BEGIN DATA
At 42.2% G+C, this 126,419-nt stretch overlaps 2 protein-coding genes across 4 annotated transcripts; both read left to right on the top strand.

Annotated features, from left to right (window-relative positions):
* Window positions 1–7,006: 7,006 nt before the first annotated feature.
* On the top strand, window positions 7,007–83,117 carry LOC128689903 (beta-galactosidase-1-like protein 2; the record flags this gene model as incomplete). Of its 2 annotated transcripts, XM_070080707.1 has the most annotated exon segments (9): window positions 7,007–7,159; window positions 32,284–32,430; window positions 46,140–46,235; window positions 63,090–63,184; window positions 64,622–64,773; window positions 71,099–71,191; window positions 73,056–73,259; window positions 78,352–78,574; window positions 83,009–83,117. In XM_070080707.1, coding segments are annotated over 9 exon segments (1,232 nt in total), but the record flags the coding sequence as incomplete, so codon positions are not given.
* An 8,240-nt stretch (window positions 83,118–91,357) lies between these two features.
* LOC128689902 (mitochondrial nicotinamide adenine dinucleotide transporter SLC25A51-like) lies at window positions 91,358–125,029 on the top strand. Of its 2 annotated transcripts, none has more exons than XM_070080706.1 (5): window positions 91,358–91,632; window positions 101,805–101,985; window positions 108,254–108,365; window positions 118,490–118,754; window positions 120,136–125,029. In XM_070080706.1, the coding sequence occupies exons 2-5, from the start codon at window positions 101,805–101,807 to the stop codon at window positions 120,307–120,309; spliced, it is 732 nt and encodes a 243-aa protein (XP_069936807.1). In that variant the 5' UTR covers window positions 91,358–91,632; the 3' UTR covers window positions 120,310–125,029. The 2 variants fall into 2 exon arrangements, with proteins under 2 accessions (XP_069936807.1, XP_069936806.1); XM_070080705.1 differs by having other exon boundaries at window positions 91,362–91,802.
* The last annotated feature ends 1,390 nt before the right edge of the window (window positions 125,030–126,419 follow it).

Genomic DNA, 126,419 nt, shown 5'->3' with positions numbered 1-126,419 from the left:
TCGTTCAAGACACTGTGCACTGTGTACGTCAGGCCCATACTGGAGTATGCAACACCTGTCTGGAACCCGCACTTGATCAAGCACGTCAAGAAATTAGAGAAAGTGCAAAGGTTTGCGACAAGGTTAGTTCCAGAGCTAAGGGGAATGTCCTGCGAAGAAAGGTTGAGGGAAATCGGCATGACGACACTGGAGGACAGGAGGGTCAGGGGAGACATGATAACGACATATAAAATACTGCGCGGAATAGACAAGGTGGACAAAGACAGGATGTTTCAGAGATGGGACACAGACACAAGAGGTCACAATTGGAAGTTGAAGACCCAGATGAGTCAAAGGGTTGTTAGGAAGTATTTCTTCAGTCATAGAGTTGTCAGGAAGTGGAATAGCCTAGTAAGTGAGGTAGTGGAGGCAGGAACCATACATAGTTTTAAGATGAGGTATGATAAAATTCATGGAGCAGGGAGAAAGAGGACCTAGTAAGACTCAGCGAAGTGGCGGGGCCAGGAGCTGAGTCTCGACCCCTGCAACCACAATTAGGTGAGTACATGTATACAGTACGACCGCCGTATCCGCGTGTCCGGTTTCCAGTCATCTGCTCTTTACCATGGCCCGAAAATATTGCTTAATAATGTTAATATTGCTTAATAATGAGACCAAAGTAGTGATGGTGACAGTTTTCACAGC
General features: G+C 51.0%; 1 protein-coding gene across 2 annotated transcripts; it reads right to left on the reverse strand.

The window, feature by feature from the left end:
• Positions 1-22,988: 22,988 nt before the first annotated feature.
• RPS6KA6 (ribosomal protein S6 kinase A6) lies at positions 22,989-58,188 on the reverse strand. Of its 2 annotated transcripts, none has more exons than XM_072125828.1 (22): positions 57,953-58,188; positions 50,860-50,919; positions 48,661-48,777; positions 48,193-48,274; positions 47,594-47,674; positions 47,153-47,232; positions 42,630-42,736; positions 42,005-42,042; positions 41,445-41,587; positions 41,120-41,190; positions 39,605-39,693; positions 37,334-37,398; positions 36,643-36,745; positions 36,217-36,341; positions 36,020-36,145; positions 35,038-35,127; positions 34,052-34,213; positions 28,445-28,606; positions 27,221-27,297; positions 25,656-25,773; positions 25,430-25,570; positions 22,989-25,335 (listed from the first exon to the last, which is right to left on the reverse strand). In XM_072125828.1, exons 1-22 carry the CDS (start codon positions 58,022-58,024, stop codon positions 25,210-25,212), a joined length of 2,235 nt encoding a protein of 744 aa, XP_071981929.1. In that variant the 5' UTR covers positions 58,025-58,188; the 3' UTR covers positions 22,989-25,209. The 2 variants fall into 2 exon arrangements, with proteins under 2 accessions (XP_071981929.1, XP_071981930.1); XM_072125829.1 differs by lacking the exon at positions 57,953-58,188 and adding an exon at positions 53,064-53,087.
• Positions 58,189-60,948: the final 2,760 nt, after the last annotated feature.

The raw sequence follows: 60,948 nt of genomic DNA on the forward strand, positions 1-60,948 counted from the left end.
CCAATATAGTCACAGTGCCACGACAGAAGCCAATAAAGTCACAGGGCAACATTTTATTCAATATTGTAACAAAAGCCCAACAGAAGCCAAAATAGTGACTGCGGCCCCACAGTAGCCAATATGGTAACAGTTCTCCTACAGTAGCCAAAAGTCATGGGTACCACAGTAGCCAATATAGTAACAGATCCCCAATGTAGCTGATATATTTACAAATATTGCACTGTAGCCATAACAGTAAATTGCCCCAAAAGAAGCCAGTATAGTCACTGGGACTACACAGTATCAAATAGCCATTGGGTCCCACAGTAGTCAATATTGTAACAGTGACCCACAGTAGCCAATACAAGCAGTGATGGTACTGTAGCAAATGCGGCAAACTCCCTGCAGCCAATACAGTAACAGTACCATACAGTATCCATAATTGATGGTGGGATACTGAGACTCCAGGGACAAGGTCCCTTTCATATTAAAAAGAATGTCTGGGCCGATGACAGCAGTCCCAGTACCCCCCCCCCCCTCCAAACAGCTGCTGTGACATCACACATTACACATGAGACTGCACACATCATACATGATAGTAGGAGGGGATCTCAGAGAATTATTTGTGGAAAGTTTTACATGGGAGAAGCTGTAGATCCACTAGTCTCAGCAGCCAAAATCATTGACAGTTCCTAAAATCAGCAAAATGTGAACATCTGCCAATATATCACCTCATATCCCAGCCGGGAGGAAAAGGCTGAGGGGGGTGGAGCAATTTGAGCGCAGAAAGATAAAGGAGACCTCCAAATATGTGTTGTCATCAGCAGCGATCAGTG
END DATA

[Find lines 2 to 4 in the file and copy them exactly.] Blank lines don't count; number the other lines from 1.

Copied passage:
Annotated features, from left to right (window-relative positions):
* Window positions 1–7,006: 7,006 nt before the first annotated feature.
* On the top strand, window positions 7,007–83,117 carry LOC128689903 (beta-galactosidase-1-like protein 2; the record flags this gene model as incomplete). Of its 2 annotated transcripts, XM_070080707.1 has the most annotated exon segments (9): window positions 7,007–7,159; window positions 32,284–32,430; window positions 46,140–46,235; window positions 63,090–63,184; window positions 64,622–64,773; window positions 71,099–71,191; window positions 73,056–73,259; window positions 78,352–78,574; window positions 83,009–83,117. In XM_070080707.1, coding segments are annotated over 9 exon segments (1,232 nt in total), but the record flags the coding sequence as incomplete, so codon positions are not given.